For back pain sufferers, it may sound counterintuitive to weight train, but the truth is frequent weight training can actually improve your symptoms and decrease your pain. In fact, a University of Alberta study found that total body strength training and conditioning offered a 28 percent increase in quality of life for back pain sufferers. In addition, physical and mental well-being also improved.
Most back pain is a result of weak and underused muscles or postural alignment problems from a weak core, including the abdominal muscles. Stronger abdominal muscles mean better spinal alignment. The core is at the body's center so it acts as the anchor supporting the weight of the entire body. Strength training encourages a stronger core for better balance and support. It also creates looser joints. Likewise, strengthening the muscles of the chest, back and legs along with loosening the joints can help counter back pain and prevent it from worsening.
For the most benefit, make sure your strength-training program targets the core muscles, including the internal and external obliques and transverse abdominal muscles, in addition to the other major muscles of the body - the legs, back and chest.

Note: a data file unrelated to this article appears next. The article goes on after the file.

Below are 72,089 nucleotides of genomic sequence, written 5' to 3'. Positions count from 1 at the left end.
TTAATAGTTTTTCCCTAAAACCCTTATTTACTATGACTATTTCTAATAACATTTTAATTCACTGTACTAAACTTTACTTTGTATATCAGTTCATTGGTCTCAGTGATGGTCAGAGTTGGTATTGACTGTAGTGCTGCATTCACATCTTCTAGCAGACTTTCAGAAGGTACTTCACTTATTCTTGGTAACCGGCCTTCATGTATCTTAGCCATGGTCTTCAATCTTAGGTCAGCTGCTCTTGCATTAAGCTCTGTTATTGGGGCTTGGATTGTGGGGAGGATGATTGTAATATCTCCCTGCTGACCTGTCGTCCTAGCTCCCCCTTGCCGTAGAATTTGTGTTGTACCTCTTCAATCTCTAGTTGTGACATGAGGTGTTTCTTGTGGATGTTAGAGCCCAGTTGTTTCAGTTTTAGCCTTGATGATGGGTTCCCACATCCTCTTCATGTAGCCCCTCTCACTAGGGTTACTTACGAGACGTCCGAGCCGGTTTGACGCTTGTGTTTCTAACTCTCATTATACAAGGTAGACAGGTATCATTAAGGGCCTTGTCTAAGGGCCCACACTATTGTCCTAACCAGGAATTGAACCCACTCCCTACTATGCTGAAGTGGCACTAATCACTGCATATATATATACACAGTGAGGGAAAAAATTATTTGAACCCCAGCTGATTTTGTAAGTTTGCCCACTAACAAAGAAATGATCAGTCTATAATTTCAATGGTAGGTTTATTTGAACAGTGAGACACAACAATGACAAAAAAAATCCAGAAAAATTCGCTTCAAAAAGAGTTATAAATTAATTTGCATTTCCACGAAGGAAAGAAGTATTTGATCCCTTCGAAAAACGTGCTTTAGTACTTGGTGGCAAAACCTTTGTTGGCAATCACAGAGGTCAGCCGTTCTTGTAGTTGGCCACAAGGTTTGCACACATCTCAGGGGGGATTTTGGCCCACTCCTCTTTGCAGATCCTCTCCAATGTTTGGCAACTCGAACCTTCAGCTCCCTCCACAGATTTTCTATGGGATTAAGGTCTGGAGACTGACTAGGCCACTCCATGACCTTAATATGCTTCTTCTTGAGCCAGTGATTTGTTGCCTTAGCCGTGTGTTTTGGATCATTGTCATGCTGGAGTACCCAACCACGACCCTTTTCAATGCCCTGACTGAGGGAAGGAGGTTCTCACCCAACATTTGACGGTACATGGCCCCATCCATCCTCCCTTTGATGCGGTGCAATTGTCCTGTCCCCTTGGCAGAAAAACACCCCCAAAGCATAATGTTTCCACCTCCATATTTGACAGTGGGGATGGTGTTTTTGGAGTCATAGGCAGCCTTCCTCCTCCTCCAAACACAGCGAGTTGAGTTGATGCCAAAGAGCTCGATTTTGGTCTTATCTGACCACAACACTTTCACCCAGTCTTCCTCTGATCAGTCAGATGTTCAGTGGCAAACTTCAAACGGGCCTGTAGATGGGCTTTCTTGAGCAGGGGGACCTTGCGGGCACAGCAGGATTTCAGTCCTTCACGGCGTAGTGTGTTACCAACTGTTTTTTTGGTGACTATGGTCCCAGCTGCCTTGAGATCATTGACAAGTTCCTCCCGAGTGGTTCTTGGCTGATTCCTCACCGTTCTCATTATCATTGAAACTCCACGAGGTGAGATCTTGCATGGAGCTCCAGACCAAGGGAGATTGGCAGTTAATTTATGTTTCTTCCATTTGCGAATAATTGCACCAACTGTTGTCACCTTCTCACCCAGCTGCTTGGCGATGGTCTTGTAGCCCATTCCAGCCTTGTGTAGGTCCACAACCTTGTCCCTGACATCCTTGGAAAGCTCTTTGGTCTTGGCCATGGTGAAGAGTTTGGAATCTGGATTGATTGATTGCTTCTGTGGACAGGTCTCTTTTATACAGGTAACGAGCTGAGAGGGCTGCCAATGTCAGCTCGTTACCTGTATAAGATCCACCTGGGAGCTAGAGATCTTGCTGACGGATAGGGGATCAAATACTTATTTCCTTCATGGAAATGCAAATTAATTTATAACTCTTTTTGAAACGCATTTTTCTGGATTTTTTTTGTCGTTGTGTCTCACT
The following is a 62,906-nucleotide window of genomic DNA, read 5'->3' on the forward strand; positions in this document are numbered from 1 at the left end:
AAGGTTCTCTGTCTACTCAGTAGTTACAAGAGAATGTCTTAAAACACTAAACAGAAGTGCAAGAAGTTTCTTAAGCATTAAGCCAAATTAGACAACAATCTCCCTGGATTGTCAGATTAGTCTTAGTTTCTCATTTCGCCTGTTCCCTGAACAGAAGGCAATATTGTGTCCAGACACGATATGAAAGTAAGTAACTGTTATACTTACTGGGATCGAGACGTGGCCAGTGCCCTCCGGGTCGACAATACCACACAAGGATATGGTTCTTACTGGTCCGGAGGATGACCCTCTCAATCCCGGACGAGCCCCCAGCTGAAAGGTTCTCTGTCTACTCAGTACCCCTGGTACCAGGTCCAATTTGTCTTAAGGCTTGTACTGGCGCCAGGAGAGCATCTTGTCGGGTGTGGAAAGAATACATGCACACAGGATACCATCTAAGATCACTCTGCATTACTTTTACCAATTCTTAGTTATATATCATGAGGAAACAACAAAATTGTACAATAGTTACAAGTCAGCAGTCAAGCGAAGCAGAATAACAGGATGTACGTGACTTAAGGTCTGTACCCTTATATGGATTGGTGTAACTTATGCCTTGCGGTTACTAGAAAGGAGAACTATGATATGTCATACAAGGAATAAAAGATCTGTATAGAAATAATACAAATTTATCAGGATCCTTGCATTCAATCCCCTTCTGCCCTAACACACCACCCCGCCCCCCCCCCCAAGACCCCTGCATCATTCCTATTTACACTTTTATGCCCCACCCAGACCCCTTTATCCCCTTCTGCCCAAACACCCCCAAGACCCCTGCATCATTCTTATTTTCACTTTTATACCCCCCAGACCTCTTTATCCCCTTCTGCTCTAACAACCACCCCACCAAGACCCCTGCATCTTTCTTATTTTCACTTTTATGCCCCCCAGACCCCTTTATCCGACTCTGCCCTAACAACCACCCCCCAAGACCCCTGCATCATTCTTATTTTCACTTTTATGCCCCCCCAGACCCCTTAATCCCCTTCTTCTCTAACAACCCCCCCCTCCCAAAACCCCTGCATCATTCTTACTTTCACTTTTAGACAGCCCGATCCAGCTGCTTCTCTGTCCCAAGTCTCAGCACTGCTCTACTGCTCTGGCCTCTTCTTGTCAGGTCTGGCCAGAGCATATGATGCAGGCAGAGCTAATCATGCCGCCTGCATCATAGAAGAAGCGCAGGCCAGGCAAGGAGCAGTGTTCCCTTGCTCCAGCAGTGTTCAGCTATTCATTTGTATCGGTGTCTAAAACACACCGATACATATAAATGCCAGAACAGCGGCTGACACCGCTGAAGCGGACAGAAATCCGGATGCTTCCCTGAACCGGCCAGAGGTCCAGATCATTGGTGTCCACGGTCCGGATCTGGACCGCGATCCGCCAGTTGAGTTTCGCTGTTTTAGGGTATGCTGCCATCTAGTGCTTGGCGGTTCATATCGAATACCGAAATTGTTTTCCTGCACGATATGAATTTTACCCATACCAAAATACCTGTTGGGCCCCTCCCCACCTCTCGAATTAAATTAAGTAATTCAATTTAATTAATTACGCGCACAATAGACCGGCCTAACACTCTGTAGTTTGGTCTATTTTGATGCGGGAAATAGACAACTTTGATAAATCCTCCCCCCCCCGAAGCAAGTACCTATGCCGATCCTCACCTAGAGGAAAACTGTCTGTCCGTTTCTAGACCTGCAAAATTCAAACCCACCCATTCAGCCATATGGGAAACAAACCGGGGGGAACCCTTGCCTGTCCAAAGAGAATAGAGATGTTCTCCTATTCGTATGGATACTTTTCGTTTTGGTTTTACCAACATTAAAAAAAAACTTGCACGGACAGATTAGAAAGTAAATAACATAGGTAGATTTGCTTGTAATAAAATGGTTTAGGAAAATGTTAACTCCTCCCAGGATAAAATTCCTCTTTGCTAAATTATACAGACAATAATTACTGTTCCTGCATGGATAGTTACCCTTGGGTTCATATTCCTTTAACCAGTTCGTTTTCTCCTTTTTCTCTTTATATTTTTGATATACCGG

There are a variety of exercises that can help strengthen the correct muscles and ease back pain. A combination of weight machines, free weights and body weight exercises may be used. Weight machines ease strain on the back while free weights and body weight exercises can help with posture and stability in a way weight machines can't.
Consult with a personal trainer who can help you navigate the movements and choose the right ones for you. Some exercises are not recommended for back pain, such as the power clean, dead lifts, snatches, and squats.
Anytime you're weight lifting, it's important to take the proper precautions. If you do have back pain, it's especially important to ensure you don't do more damage. Make sure to warm up before lifting weight and consult a personal trainer to guarantee you're practicing proper form and posture and of course, stop if there is any pain.
Start slowly with lighter weights and few repetitions. As strength builds, increase the weight and repetitions. The University of Alberta study increased weight to 75 to 83 percent of the maximum as strength improved.
Always consult with your doctor before beginning a new exercise program. There is a very fine line between improving your back pain and making it worse, so make sure you are confident in the exercise program you're following.
Brian Maher is the owner of Philly Personal Training, a Philadelphia-based studio offering 1-on-1 personal training, physical therapy, and nutrition counseling. Philly Personal Training is the only personal training studio or gym in Philadelphia that requires its personal trainers to possess a college degree in an exercise-related field, as opposed to a basic certification.
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